Trans charity Mermaids fined £25k after CEO published emails from parents ...

Trans charity Mermaids fined £25k after CEO published emails from parents ...
Trans charity Mermaids fined £25k after CEO published emails from parents ...

A leading trans charity has been fined £25,000 after its chief executive published hundreds of deeply personal emails from parents worried about their children's transition.

Mermaids boss Susie Green had set up an email group online which mistakenly had insufficient security settings, meaning the exchanges were publicly accessible to anyone.

The emails were reportedly sent in strictest confidence from parents whose children were struggling with their sex change.

One included the experience of a mother whose trans son - born a girl - used to wet himself on purpose so that the nursery would provide him with boys' clothes.

In total, data belonging to 550 people, not of all of whom were service users, was shared in the email exchanges from August 2016 until July 2017 when the email group was decommissioned.

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However, archived emails remained online until 2019 because the charity was unaware of the data breach.

Mermaids works with about 500 youngsters and 1,400 parents and educates schools about homophobic, biphobic and transphobic bullying. 

Mermaids has been fined after boss Susie Green (pictured) published confidential emails from parents on a website which was publicly accessible due to insufficient security settings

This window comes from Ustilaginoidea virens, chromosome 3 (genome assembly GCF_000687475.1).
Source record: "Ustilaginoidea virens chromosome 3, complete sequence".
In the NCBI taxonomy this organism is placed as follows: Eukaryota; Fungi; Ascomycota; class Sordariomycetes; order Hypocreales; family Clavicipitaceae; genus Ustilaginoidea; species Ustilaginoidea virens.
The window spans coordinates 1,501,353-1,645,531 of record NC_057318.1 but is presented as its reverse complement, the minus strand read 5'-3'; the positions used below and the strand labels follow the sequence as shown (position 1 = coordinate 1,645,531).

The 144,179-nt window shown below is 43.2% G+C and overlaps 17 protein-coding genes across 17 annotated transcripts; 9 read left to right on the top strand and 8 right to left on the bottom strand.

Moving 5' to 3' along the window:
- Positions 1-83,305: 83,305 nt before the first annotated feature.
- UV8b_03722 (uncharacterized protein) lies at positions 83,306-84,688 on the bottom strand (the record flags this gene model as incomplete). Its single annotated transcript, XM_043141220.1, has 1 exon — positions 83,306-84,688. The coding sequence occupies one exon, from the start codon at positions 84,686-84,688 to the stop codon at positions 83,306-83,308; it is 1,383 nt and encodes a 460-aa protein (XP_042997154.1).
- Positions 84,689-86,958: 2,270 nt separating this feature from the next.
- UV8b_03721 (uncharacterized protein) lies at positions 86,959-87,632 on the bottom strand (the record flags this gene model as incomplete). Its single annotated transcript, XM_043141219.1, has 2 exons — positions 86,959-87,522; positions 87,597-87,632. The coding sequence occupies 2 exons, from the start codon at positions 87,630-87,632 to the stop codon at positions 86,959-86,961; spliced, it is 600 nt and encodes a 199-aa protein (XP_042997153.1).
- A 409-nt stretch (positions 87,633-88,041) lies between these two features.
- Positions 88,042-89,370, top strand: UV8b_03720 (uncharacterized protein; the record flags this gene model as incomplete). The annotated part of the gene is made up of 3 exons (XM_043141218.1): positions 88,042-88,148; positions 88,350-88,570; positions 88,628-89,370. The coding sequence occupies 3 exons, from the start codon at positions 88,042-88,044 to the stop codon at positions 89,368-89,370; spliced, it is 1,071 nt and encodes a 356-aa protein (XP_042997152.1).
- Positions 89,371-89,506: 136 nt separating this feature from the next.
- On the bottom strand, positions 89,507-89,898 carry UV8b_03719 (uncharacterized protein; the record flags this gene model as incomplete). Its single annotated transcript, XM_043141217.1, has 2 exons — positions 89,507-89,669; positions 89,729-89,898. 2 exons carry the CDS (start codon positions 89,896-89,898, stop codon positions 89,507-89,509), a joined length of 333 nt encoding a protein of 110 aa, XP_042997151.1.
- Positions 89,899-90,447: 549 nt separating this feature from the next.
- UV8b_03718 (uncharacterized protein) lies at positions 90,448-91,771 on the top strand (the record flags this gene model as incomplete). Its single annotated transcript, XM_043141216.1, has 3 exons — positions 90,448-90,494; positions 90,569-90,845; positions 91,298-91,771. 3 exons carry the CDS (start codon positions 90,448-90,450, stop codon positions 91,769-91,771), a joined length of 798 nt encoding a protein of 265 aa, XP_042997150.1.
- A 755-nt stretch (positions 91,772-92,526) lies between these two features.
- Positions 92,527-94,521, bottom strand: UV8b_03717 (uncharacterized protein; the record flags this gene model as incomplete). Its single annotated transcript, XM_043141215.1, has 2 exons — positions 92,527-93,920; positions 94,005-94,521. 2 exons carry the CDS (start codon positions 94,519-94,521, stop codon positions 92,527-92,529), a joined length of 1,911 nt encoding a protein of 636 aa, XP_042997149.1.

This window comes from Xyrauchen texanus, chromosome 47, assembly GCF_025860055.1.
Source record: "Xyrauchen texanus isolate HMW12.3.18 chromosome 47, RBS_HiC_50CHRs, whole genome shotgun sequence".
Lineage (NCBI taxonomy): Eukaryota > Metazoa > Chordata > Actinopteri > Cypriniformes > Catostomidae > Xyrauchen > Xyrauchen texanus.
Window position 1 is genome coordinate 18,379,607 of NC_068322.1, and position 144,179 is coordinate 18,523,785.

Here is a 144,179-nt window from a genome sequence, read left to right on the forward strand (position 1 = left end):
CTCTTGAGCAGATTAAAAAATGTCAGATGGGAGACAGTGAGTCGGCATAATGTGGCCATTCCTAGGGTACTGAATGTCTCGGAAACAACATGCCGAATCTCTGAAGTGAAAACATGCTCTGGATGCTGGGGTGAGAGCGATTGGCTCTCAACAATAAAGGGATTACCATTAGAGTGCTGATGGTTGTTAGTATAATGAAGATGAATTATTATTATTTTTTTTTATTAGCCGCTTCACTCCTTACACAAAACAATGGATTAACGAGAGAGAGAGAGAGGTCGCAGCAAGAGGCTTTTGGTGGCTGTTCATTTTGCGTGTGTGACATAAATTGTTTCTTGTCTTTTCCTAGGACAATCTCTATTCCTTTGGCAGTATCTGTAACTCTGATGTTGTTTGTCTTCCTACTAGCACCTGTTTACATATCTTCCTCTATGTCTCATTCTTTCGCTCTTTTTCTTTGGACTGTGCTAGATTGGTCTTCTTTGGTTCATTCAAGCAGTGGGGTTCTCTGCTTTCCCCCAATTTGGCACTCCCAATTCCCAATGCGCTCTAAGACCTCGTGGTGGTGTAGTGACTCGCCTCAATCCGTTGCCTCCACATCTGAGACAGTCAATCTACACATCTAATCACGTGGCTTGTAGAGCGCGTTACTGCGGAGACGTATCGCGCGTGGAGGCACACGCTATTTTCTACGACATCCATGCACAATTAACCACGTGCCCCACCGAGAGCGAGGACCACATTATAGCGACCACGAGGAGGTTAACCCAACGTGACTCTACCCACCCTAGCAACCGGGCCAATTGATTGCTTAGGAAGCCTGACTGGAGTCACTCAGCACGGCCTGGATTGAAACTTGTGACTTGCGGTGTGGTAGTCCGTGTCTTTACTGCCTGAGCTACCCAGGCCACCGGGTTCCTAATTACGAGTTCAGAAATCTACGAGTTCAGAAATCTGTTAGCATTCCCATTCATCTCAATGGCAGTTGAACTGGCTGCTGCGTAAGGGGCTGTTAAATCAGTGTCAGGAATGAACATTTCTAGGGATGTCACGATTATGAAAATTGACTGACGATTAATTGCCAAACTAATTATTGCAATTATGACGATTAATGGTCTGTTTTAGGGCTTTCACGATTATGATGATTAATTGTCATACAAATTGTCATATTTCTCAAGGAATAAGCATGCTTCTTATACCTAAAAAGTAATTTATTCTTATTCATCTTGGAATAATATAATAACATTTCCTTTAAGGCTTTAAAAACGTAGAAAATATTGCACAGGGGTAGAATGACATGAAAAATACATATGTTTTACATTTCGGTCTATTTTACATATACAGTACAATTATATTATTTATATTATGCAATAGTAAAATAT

Mermaids has been fined after boss Susie Green (pictured) published confidential emails from parents on a website which was publicly accessible due to insufficient security settings

As well as disclosing intimate details about the trans children's treatment and parents telephone numbers, names and email addresses were also searchable on the web.

The site, which is hosted by a third party to allow organisations to share and archive emails, was made private as soon as the charity became aware of the data breach and it referred itself to the Information Commissioner's Office.

According to the ICO, of the 550 people involved in the breach, personal data of 24 of them related to sensitive details including how they were coping and feeling.

A further 15 were classified as 'special category' data because it related to mental and physical health as well as sexual orientation. 

Four of them were children aged under 13 at the time the breach was discovered. 

The ICO's investigation found Mermaids should have applied restricted access to its email group and could have considered using pseudonyms or encryption to add an extra layer of protection to the personal data it held. 

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In a 30-page report, the ICO found that although it was an internal email group, parents' emails had been forwarded between the charity and its trustees.

Steve Eckersley, Director of Investigations said: 'The very nature of Mermaids' work should have compelled the charity to impose

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